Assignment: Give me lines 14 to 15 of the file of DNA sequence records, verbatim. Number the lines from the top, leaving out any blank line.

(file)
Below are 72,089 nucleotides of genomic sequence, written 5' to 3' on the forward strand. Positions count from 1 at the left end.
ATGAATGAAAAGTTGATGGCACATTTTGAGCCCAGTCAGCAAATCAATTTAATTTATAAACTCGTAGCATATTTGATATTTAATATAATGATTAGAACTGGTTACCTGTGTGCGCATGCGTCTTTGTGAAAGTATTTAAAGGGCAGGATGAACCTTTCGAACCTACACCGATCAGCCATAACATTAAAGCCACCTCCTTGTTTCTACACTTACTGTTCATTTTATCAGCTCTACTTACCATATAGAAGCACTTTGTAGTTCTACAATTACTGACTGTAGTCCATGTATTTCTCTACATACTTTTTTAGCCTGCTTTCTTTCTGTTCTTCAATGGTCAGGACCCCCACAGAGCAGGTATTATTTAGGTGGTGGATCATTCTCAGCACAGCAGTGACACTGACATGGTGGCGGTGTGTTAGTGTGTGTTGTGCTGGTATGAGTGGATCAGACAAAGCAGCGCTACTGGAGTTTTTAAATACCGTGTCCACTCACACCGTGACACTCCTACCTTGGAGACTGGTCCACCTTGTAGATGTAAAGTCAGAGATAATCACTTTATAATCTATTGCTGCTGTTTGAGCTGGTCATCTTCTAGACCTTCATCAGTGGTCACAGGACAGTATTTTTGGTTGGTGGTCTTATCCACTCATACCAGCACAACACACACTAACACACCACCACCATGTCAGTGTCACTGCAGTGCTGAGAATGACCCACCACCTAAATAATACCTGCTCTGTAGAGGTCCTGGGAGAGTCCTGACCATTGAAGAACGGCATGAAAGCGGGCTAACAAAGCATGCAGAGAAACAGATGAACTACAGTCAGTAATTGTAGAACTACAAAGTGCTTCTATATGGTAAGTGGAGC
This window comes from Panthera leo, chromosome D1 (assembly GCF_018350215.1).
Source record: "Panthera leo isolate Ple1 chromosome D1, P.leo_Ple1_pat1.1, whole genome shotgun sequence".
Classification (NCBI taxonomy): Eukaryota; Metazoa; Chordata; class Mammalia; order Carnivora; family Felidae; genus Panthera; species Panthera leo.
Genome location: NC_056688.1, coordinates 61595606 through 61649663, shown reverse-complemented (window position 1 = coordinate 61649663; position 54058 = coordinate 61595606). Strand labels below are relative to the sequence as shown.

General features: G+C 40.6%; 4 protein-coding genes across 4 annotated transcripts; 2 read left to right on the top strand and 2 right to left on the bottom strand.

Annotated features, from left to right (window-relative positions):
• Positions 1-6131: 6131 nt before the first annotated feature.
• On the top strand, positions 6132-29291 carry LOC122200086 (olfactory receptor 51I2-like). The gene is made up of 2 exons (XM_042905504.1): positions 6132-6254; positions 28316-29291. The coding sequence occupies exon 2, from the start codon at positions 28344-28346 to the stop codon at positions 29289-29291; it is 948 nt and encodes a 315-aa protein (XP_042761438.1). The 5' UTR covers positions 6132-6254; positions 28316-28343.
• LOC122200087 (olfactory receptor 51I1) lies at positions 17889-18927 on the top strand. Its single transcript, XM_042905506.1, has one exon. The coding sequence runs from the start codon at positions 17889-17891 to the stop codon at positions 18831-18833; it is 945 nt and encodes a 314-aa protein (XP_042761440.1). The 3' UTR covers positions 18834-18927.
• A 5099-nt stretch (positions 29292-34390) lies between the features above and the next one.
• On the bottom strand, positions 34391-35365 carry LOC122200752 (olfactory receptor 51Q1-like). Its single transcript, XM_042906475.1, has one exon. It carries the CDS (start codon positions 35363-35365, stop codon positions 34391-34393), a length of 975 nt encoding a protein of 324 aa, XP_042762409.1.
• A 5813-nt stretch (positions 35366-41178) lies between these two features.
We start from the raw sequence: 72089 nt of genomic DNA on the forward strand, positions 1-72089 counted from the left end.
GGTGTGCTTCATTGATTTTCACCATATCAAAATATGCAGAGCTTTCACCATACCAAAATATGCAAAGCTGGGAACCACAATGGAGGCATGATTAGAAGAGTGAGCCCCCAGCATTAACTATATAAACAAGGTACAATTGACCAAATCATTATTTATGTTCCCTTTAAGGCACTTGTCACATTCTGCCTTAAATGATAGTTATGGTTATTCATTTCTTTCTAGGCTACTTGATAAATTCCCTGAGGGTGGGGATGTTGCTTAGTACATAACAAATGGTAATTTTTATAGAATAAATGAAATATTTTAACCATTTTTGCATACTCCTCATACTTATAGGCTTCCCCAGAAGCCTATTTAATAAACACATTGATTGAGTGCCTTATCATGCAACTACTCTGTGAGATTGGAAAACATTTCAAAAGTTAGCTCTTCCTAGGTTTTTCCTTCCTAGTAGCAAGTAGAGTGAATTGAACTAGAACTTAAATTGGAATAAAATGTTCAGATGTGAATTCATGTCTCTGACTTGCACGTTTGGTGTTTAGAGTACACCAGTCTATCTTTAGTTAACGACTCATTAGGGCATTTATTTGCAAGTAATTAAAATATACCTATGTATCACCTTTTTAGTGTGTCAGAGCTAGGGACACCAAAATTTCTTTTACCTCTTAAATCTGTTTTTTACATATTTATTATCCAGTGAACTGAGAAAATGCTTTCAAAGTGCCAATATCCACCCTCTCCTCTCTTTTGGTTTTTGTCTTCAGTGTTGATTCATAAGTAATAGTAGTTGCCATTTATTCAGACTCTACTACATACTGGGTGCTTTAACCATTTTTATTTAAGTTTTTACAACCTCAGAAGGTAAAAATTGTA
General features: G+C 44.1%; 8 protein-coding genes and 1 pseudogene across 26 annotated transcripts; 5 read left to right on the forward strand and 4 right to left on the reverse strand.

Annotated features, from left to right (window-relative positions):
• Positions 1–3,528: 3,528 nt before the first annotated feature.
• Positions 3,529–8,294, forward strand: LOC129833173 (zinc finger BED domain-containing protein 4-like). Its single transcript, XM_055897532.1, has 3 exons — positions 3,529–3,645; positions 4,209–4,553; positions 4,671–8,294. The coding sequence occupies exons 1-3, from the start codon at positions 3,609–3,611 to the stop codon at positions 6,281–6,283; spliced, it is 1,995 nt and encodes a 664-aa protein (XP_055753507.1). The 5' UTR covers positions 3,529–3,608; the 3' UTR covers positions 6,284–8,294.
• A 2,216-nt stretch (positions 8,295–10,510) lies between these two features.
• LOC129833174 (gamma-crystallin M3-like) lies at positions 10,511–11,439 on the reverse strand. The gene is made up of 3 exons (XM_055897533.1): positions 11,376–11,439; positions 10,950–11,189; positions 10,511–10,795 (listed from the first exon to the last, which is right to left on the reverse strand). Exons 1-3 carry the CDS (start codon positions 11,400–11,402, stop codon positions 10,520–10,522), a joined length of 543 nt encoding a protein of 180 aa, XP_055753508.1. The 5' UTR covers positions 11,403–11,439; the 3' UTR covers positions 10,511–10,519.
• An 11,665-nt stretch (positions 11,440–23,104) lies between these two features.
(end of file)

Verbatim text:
• A 5813-nt stretch (positions 35366-41178) lies between these two features.
We start from the raw sequence: 72089 nt of genomic DNA on the forward strand, positions 1-72089 counted from the left end.